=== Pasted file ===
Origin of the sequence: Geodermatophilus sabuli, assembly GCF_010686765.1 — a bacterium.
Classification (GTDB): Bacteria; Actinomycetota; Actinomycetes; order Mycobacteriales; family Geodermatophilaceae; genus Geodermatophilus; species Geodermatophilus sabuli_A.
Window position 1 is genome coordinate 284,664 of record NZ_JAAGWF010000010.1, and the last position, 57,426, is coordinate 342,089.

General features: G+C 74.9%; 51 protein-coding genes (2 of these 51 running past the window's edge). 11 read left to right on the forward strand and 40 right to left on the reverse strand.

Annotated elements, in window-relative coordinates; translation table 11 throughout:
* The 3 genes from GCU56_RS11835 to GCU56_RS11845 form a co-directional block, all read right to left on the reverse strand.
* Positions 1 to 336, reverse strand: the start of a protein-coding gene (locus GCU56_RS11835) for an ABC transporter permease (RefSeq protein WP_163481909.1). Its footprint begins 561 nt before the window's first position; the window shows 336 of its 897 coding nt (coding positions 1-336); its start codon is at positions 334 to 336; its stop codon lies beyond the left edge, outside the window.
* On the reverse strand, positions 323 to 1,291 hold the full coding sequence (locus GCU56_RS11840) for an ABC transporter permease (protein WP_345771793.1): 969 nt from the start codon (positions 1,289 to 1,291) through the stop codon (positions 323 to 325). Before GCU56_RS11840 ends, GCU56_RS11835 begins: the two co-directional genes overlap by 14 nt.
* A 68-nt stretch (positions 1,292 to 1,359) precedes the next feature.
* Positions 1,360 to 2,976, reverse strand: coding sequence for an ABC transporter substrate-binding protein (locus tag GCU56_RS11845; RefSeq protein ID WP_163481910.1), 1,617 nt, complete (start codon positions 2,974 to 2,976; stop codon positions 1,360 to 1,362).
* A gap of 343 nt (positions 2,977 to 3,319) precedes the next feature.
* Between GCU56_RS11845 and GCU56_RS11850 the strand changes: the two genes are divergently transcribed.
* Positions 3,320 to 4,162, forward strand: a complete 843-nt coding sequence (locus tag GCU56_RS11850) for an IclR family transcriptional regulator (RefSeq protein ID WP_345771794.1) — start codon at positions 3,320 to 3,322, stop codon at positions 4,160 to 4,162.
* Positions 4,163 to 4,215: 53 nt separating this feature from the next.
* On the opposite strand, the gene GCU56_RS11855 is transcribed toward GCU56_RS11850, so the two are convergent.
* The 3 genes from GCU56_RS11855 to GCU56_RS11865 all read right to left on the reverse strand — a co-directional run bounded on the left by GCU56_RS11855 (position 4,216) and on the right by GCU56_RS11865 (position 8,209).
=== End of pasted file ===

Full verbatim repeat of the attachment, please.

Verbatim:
Origin of the sequence: Geodermatophilus sabuli, assembly GCF_010686765.1 — a bacterium.
Classification (GTDB): Bacteria; Actinomycetota; Actinomycetes; order Mycobacteriales; family Geodermatophilaceae; genus Geodermatophilus; species Geodermatophilus sabuli_A.
Window position 1 is genome coordinate 284,664 of record NZ_JAAGWF010000010.1, and the last position, 57,426, is coordinate 342,089.

General features: G+C 74.9%; 51 protein-coding genes (2 of these 51 running past the window's edge). 11 read left to right on the forward strand and 40 right to left on the reverse strand.

Annotated elements, in window-relative coordinates; translation table 11 throughout:
* The 3 genes from GCU56_RS11835 to GCU56_RS11845 form a co-directional block, all read right to left on the reverse strand.
* Positions 1 to 336, reverse strand: the start of a protein-coding gene (locus GCU56_RS11835) for an ABC transporter permease (RefSeq protein WP_163481909.1). Its footprint begins 561 nt before the window's first position; the window shows 336 of its 897 coding nt (coding positions 1-336); its start codon is at positions 334 to 336; its stop codon lies beyond the left edge, outside the window.
* On the reverse strand, positions 323 to 1,291 hold the full coding sequence (locus GCU56_RS11840) for an ABC transporter permease (protein WP_345771793.1): 969 nt from the start codon (positions 1,289 to 1,291) through the stop codon (positions 323 to 325). Before GCU56_RS11840 ends, GCU56_RS11835 begins: the two co-directional genes overlap by 14 nt.
* A 68-nt stretch (positions 1,292 to 1,359) precedes the next feature.
* Positions 1,360 to 2,976, reverse strand: coding sequence for an ABC transporter substrate-binding protein (locus tag GCU56_RS11845; RefSeq protein ID WP_163481910.1), 1,617 nt, complete (start codon positions 2,974 to 2,976; stop codon positions 1,360 to 1,362).
* A gap of 343 nt (positions 2,977 to 3,319) precedes the next feature.
* Between GCU56_RS11845 and GCU56_RS11850 the strand changes: the two genes are divergently transcribed.
* Positions 3,320 to 4,162, forward strand: a complete 843-nt coding sequence (locus tag GCU56_RS11850) for an IclR family transcriptional regulator (RefSeq protein ID WP_345771794.1) — start codon at positions 3,320 to 3,322, stop codon at positions 4,160 to 4,162.
* Positions 4,163 to 4,215: 53 nt separating this feature from the next.
* On the opposite strand, the gene GCU56_RS11855 is transcribed toward GCU56_RS11850, so the two are convergent.
* The 3 genes from GCU56_RS11855 to GCU56_RS11865 all read right to left on the reverse strand — a co-directional run bounded on the left by GCU56_RS11855 (position 4,216) and on the right by GCU56_RS11865 (position 8,209).